In 1948 Britain, France and the United States of America found themselves opposed to their former wartime ally, the Soviet Union, over matters regarding control of Berlin, the capital of the defeated Nazi German regime. When the Soviets imposed a blockade of the city, the Allies had no option but to begin flying in the necessities of life for the two million inhabitants in the zones under their administration. Thus began the first large-scale humanitarian airlift in history.
When Britain turned for support to its Dominion partners, the transport element of the Royal Australian Air Force had recently ceased flying a regular courier service for Australian occupation forces involved in garrisoning another defeated Axis power of World War II, Japan—this role having been handed over to a commercial airline. By September 1948 an unnumbered Australian squadron had joined other RAAF transport crews already engaged as part of the massive allied undertaking.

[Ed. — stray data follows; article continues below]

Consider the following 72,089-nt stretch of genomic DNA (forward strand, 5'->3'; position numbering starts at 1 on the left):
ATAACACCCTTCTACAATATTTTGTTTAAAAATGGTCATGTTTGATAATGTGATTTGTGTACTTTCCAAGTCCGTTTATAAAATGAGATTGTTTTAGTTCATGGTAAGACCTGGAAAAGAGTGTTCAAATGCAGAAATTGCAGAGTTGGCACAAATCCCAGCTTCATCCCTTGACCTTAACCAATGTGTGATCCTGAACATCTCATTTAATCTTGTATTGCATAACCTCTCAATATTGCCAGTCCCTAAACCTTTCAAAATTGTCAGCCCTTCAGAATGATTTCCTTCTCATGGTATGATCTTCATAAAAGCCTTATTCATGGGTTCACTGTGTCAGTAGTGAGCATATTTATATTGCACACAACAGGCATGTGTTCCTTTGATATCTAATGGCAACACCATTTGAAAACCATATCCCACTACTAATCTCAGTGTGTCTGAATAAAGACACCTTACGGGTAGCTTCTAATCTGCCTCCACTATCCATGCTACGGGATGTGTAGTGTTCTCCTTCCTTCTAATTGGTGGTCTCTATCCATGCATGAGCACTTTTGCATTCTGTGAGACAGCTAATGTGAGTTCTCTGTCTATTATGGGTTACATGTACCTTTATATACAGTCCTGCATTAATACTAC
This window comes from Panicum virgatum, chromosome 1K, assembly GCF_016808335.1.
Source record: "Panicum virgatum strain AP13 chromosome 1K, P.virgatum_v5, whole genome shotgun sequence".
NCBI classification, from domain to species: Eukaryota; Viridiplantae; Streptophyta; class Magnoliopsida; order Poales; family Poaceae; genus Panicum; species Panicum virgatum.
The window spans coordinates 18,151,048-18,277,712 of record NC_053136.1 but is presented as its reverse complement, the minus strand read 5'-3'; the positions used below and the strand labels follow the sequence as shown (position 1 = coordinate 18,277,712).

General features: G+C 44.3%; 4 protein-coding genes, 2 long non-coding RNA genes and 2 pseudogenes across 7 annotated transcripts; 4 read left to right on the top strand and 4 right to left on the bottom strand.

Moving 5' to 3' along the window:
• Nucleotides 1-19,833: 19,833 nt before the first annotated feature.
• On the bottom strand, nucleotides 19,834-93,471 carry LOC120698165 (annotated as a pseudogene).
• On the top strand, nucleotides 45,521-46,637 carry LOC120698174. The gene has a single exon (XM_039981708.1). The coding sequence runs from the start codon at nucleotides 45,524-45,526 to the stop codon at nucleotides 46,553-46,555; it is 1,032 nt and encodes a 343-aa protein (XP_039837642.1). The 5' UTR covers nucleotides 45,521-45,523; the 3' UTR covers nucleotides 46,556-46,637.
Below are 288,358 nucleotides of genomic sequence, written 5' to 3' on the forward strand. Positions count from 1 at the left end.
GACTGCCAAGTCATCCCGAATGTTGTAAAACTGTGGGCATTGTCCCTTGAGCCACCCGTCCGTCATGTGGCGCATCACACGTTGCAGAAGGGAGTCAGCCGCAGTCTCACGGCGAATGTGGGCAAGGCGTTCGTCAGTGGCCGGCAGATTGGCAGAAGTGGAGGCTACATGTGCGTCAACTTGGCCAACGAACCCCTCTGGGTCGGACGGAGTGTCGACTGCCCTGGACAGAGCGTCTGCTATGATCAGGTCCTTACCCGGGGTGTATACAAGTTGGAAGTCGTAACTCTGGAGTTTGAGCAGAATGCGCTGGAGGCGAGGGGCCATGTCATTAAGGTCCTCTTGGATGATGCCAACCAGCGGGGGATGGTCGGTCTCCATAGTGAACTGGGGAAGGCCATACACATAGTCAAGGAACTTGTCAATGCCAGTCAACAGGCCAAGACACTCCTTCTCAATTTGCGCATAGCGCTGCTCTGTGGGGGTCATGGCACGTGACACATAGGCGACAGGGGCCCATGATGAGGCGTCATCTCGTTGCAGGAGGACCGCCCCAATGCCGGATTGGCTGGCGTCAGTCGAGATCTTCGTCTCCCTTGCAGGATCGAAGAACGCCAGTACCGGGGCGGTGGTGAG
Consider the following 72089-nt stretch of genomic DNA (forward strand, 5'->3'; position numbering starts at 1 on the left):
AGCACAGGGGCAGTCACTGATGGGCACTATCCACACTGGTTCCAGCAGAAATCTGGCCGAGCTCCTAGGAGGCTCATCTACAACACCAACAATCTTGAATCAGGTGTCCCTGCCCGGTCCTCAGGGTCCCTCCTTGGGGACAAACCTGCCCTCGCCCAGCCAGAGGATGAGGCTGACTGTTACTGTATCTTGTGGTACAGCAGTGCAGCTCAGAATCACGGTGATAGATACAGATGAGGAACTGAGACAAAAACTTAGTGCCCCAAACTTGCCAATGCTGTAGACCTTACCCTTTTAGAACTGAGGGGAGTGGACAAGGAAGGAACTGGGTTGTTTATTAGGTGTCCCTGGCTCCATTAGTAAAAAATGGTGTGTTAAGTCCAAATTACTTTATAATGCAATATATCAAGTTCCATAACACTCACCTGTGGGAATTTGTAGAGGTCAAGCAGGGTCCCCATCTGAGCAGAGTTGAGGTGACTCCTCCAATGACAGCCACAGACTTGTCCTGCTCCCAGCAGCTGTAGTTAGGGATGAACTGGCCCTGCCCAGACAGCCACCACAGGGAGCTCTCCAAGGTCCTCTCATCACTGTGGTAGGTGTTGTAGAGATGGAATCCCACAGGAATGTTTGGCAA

To the Americans the 15-month-long operation was codenamed Vittles, while the British called it Plainfare. But to the Royal Australian Air Force personnel involved, the Berlin Airlift was known as Pelican. Here the story is told of the events that made the airlift necessary, what the undertaking entailed and the part that Australians played in it, as well as the outcome and achievements of Operation Pelican.